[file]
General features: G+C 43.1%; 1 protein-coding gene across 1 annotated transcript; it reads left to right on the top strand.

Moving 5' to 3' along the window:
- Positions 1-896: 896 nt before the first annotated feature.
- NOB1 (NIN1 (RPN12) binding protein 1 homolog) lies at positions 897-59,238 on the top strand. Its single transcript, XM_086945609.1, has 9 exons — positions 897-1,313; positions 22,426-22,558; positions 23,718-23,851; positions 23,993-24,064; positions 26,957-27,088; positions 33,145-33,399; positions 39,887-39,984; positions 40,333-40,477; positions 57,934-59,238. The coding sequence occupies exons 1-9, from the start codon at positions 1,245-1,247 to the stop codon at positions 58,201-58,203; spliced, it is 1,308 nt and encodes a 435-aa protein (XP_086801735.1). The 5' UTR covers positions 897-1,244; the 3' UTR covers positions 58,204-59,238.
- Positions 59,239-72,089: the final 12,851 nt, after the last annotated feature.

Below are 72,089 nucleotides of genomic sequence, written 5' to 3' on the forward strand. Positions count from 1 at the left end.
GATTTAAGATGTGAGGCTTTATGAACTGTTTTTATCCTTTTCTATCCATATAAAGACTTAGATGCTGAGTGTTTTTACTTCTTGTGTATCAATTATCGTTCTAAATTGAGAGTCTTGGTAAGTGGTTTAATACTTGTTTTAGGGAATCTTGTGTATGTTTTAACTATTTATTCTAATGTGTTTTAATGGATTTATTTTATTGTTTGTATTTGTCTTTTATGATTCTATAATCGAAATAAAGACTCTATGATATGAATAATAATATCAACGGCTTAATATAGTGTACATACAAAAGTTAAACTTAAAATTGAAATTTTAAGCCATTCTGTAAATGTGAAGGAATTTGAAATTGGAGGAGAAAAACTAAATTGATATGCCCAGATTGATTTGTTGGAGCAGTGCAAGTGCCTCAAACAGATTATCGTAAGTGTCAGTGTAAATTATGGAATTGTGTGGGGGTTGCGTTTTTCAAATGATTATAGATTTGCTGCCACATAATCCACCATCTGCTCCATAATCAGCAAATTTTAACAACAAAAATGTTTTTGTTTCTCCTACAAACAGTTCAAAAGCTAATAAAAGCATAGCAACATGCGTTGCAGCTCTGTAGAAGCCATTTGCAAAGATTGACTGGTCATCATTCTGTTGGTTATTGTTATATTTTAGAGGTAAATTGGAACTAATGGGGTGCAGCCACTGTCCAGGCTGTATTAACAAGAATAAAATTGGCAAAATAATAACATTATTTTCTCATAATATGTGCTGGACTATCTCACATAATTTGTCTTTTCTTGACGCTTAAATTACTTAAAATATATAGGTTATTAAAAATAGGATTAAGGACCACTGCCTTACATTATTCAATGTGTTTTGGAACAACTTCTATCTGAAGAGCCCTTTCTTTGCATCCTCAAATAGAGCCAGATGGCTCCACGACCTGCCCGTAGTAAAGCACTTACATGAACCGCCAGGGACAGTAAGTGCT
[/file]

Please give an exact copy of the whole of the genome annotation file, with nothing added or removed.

General features: G+C 43.1%; 1 protein-coding gene across 1 annotated transcript; it reads left to right on the top strand.

Moving 5' to 3' along the window:
- Positions 1-896: 896 nt before the first annotated feature.
- NOB1 (NIN1 (RPN12) binding protein 1 homolog) lies at positions 897-59,238 on the top strand. Its single transcript, XM_086945609.1, has 9 exons — positions 897-1,313; positions 22,426-22,558; positions 23,718-23,851; positions 23,993-24,064; positions 26,957-27,088; positions 33,145-33,399; positions 39,887-39,984; positions 40,333-40,477; positions 57,934-59,238. The coding sequence occupies exons 1-9, from the start codon at positions 1,245-1,247 to the stop codon at positions 58,201-58,203; spliced, it is 1,308 nt and encodes a 435-aa protein (XP_086801735.1). The 5' UTR covers positions 897-1,244; the 3' UTR covers positions 58,204-59,238.
- Positions 59,239-72,089: the final 12,851 nt, after the last annotated feature.

Below are 72,089 nucleotides of genomic sequence, written 5' to 3' on the forward strand. Positions count from 1 at the left end.
GATTTAAGATGTGAGGCTTTATGAACTGTTTTTATCCTTTTCTATCCATATAAAGACTTAGATGCTGAGTGTTTTTACTTCTTGTGTATCAATTATCGTTCTAAATTGAGAGTCTTGGTAAGTGGTTTAATACTTGTTTTAGGGAATCTTGTGTATGTTTTAACTATTTATTCTAATGTGTTTTAATGGATTTATTTTATTGTTTGTATTTGTCTTTTATGATTCTATAATCGAAATAAAGACTCTATGATATGAATAATAATATCAACGGCTTAATATAGTGTACATACAAAAGTTAAACTTAAAATTGAAATTTTAAGCCATTCTGTAAATGTGAAGGAATTTGAAATTGGAGGAGAAAAACTAAATTGATATGCCCAGATTGATTTGTTGGAGCAGTGCAAGTGCCTCAAACAGATTATCGTAAGTGTCAGTGTAAATTATGGAATTGTGTGGGGGTTGCGTTTTTCAAATGATTATAGATTTGCTGCCACATAATCCACCATCTGCTCCATAATCAGCAAATTTTAACAACAAAAATGTTTTTGTTTCTCCTACAAACAGTTCAAAAGCTAATAAAAGCATAGCAACATGCGTTGCAGCTCTGTAGAAGCCATTTGCAAAGATTGACTGGTCATCATTCTGTTGGTTATTGTTATATTTTAGAGGTAAATTGGAACTAATGGGGTGCAGCCACTGTCCAGGCTGTATTAACAAGAATAAAATTGGCAAAATAATAACATTATTTTCTCATAATATGTGCTGGACTATCTCACATAATTTGTCTTTTCTTGACGCTTAAATTACTTAAAATATATAGGTTATTAAAAATAGGATTAAGGACCACTGCCTTACATTATTCAATGTGTTTTGGAACAACTTCTATCTGAAGAGCCCTTTCTTTGCATCCTCAAATAGAGCCAGATGGCTCCACGACCTGCCCGTAGTAAAGCACTTACATGAACCGCCAGGGACAGTAAGTGCT